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Redskins Players Are What Their Stats Tell Us They Are

NFL: Washington Redskins at Arizona Cardinals Mark J. Rebilas-USA TODAY Sports

Fan is short for Fanatic.




a person filled with excessive and single-minded zeal.

synonyms: zealot, extremist, militant, dogmatist, devotee, adherent; More


filled with or expressing excessive zeal.”his fanatic energy”

Fans of all teams in the NFL debate about their players all the time. Some converse with blinders on, and use blind-homerism as their point of contention. Most fans over-value their own players; this is common given the nature of their fandom.

What do many fans not like to hear?... The Truth.

Fans don’t like to hear how their quarterback is not top 10 in the league. They do not like when people suggest their running back is pedestrian or a “system back”. They take offense when others say their inside linebacker can’t cover, or their safety can’t tackle.

What it really boils down to is production not prediction.

Fans WANT their player to do well, and will often use unrealistic claims to mask their lack of production, or cherry-pick certain stats to try and formulate an argument favoring that players. Point is, it all comes down to “what have you done for me lately” in today’s NFL.

The Proof is in the pudding.

There is an on-going debate in Redskins “fantasy” Land that some of our players are not what the stats say they are.

The reasons often give:



-“what the system dictates”

-...and many, many others

Some of these are legitimate reasons to why a player may not have preformed his best to this point of his career; but they are still just excuses. Point is, players will be lauded when they preform, and chastised when they don’t - it’s the nature of the beast, and it’s the nature of our fandom.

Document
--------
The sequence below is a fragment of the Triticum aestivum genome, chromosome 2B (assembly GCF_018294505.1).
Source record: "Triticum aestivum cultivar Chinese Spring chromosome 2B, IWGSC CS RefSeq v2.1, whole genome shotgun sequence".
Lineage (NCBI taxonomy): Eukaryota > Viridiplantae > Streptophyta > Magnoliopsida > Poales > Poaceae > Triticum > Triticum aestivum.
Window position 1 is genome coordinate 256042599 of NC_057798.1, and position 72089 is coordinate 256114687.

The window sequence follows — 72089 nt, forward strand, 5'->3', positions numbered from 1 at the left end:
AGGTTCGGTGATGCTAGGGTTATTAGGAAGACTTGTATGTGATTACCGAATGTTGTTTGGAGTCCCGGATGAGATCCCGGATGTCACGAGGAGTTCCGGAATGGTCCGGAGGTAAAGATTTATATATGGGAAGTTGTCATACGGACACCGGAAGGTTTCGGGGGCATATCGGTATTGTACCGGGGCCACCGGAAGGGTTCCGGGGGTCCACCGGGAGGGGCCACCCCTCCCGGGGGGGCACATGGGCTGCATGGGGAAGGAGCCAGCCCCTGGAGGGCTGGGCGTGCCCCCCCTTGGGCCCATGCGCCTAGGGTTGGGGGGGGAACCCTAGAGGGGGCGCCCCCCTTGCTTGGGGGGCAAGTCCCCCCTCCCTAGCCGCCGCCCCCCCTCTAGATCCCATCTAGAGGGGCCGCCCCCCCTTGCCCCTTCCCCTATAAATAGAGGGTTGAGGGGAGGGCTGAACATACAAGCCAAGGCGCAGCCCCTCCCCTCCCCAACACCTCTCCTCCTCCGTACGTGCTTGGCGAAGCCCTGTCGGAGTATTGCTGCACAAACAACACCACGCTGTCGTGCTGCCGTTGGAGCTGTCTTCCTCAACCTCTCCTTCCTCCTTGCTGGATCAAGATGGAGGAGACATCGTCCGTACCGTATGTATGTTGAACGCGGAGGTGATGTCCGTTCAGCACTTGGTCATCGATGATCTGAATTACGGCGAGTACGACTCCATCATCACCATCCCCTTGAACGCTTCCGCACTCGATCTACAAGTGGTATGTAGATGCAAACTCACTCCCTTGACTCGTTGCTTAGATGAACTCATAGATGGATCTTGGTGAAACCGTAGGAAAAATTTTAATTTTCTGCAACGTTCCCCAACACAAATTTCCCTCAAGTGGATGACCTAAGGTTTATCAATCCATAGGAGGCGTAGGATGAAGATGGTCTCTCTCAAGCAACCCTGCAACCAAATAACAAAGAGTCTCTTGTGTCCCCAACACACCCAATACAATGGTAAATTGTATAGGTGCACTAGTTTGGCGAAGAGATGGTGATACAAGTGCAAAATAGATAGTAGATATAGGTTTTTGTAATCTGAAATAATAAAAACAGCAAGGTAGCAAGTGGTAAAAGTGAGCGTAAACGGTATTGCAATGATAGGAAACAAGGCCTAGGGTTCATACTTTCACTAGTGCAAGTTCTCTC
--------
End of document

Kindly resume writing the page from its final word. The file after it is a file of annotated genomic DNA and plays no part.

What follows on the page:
Every year, scouts and talent evaluators watch hundreds of college athletes in an attempt to predict where they may be valued in the NFL Draft. Talking heads from all around do these crazy things called Mock Drafts, where they try and guess what teams will take certain players, and it what round those players will go. Most of these predictions are based on the production the athlete had in college (although projections weigh heavily into this too). Not having seen the athlete compete yet at the professional level, these projections have to be based on something to compare them to their peers. This is where their collegiate resume comes into play.

If a college running back, for example, had three years where he received at least 150 carries, and averaged just 3.9 YPC, then comes to the combine and doesn’t test very well, odds are that player may find the rigors of the NFL to be extremely challenging.

Where projection comes into play is if you have a raw athlete who, as an example, may have just started playing football his junior season in high school. He may be a bit undersized, and/or need a lot of development on the field. Say this player was a one-year starter in college, but you can see the tools are there for a team to mold - this is where production may not match the spot the individual was drafted.